"We will be working closely with the State Government and local sporting clubs as 2032 draws closer to maximise the benefit these games will have for our region."

Mackay MP Julieanne Gilbert said the government was in ongoing dialogue with the IOC. 

Mrs Gilbert said the games presented exciting economic and cultural opportunities for the Mackay Whitsundays region. 

"Attracting domestic and international visitors would be a boon for local businesses and our economy," Mrs Gilbert said. 

"It would also give locals the opportunity to witness elite athletes compete at the highest level of their sport which could spur on our future local sporting stars. 

"The statewide approach to hosting the Olympic Games could deliver a 20-year opportunity for all of Queensland, supporting up to 130,000 direct jobs, billions-of-dollars in overnight international visitor expenditure and economic benefit for businesses around the state."

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Whitewater Olympic venue pits Redland against Logan

The battle between two neighbouring councils for the right to host an Olympic whitewater event in 2032 has ramped up a notch. 

Credit: The Courier Mail


By Judith Kerr

April 1, 2021 - 3:30PM

The fight between two rival neighbouring councils over where to build an Olympic-standard whitewater sports precinct has stepped up a notch.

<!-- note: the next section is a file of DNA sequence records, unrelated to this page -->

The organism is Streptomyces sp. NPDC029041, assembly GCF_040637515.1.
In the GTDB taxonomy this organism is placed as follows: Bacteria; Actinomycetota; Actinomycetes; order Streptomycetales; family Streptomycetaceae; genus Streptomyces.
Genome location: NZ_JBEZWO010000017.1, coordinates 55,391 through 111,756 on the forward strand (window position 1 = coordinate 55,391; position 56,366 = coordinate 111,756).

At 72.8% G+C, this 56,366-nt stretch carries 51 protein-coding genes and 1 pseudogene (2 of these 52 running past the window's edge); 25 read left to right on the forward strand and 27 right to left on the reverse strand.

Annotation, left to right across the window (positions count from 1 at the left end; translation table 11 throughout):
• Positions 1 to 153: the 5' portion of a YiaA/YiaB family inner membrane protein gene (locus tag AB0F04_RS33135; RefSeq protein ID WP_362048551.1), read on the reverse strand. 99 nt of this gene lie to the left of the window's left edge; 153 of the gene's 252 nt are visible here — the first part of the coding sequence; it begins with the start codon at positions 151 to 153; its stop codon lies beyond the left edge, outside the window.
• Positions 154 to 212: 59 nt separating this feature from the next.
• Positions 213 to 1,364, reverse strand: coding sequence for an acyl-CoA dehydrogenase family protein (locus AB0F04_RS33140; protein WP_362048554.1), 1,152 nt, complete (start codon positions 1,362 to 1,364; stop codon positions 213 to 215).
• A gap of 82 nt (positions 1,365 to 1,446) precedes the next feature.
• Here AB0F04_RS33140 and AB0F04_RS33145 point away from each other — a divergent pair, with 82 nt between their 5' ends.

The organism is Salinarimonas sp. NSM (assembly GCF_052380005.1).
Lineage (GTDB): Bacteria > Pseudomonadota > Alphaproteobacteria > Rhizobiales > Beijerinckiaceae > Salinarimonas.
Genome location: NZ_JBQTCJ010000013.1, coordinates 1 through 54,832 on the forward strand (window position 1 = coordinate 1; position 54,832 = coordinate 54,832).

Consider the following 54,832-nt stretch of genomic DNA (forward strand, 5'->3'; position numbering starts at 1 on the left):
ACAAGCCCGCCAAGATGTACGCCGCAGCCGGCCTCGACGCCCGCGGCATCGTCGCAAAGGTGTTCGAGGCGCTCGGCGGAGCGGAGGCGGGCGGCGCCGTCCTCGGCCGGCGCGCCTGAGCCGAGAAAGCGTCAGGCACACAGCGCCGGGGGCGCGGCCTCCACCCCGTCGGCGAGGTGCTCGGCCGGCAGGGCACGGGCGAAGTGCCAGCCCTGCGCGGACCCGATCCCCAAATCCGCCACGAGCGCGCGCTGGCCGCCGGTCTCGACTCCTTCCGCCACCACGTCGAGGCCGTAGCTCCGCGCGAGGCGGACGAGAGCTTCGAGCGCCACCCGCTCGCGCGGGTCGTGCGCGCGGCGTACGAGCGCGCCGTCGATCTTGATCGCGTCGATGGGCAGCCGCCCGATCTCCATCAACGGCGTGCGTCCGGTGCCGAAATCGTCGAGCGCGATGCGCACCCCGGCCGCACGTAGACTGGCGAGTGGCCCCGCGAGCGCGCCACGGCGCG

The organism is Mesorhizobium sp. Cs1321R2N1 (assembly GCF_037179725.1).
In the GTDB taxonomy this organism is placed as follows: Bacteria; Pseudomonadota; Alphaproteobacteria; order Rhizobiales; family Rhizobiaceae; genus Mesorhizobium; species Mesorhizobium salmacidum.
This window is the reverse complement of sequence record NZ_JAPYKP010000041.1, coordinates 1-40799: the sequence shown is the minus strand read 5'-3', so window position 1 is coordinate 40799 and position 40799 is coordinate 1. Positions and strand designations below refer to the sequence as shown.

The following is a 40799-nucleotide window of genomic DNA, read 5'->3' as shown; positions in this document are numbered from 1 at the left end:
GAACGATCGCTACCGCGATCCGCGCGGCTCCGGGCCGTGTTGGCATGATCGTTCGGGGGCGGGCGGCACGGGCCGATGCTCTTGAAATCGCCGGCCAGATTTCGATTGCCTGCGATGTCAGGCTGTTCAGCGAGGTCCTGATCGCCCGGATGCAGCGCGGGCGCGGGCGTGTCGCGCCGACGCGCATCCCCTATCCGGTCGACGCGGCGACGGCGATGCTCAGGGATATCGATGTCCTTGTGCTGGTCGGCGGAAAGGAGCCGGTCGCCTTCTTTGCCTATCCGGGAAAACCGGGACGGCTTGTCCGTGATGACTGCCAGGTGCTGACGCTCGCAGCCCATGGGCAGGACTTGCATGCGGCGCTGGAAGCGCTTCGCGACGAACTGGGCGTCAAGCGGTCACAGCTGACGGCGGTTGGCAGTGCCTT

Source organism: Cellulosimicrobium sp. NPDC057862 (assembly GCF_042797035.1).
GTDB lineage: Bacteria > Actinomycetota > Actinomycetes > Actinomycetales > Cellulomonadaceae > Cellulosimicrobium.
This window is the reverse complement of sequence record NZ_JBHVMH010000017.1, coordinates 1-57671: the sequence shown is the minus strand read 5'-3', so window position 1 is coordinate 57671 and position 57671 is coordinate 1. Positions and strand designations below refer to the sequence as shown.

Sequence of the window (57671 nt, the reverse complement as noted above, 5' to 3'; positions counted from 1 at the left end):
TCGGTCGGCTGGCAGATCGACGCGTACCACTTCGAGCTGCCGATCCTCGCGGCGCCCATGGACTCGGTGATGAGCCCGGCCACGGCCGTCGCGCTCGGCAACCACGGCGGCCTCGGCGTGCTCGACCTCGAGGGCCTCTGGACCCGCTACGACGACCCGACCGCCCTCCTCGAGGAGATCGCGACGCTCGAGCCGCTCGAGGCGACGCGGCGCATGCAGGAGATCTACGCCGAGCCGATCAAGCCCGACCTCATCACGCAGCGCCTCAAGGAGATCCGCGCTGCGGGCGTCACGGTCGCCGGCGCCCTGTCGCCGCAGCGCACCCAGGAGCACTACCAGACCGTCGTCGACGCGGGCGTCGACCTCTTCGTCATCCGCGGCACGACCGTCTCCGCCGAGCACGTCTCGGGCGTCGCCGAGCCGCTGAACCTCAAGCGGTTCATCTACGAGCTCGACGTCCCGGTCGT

Logan and Redland city councils have both aired plans to build a water adventure park which could be used if Queensland won the right to host the 2032 Olympics.

Both have started feasibility studies into such a venture but only Redland is listed as a site for a new 8000-capacity canoe slalom venue in bid documents revealed last month.

Brisbane’s bid document listed the possibility of seven new venues being built but with the potential to cut that back to just two new venues. 

An artist impression of the Birkdale site.
An artist impression of the Birkdale site.

A new 15,000-capacity Brisbane Indoor Sports Centre would be built to host basketball games and a 10,000-capacity gymnastics arena at Chandler Indoor Sports Centre.

The Brisbane bid document said the state already had 85 per cent of the venues. 

There are no Logan venues in the 39 listed in the Brisbane bid document.